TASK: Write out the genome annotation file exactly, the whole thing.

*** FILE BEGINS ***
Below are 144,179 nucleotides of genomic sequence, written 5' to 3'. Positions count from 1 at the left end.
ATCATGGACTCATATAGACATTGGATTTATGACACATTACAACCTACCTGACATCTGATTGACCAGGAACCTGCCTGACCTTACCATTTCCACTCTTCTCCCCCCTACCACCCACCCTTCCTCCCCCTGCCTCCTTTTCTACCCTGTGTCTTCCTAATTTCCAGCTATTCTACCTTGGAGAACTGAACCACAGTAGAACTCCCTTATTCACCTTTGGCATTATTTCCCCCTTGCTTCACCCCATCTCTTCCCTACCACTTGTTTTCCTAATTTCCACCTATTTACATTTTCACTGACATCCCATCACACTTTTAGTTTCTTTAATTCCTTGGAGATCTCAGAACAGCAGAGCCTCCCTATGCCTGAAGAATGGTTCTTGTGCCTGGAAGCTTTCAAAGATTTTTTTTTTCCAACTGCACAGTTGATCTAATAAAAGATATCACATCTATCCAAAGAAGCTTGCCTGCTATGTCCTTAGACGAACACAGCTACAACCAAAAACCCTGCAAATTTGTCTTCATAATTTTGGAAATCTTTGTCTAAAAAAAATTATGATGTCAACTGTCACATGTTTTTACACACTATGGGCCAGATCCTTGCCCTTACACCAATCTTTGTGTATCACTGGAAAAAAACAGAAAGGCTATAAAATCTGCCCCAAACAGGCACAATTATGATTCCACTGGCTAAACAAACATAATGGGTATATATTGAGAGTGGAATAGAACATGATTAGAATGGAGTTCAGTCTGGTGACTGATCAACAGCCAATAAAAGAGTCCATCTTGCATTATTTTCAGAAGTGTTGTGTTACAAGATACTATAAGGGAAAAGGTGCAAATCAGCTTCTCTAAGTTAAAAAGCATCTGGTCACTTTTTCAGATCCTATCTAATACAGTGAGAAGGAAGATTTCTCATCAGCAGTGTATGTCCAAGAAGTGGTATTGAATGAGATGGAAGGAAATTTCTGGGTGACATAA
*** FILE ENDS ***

Below are 144,179 nucleotides of genomic sequence, written 5' to 3'. Positions count from 1 at the left end.
ATCATGGACTCATATAGACATTGGATTTATGACACATTACAACCTACCTGACATCTGATTGACCAGGAACCTGCCTGACCTTACCATTTCCACTCTTCTCCCCCCTACCACCCACCCTTCCTCCCCCTGCCTCCTTTTCTACCCTGTGTCTTCCTAATTTCCAGCTATTCTACCTTGGAGAACTGAACCACAGTAGAACTCCCTTATTCACCTTTGGCATTATTTCCCCCTTGCTTCACCCCATCTCTTCCCTACCACTTGTTTTCCTAATTTCCACCTATTTACATTTTCACTGACATCCCATCACACTTTTAGTTTCTTTAATTCCTTGGAGATCTCAGAACAGCAGAGCCTCCCTATGCCTGAAGAATGGTTCTTGTGCCTGGAAGCTTTCAAAGATTTTTTTTTTCCAACTGCACAGTTGATCTAATAAAAGATATCACATCTATCCAAAGAAGCTTGCCTGCTATGTCCTTAGACGAACACAGCTACAACCAAAAACCCTGCAAATTTGTCTTCATAATTTTGGAAATCTTTGTCTAAAAAAAATTATGATGTCAACTGTCACATGTTTTTACACACTATGGGCCAGATCCTTGCCCTTACACCAATCTTTGTGTATCACTGGAAAAAAACAGAAAGGCTATAAAATCTGCCCCAAACAGGCACAATTATGATTCCACTGGCTAAACAAACATAATGGGTATATATTGAGAGTGGAATAGAACATGATTAGAATGGAGTTCAGTCTGGTGACTGATCAACAGCCAATAAAAGAGTCCATCTTGCATTATTTTCAGAAGTGTTGTGTTACAAGATACTATAAGGGAAAAGGTGCAAATCAGCTTCTCTAAGTTAAAAAGCATCTGGTCACTTTTTCAGATCCTATCTAATACAGTGAGAAGGAAGATTTCTCATCAGCAGTGTATGTCCAAGAAGTGGTATTGAATGAGATGGAAGGAAATTTCTGGGTGACATAA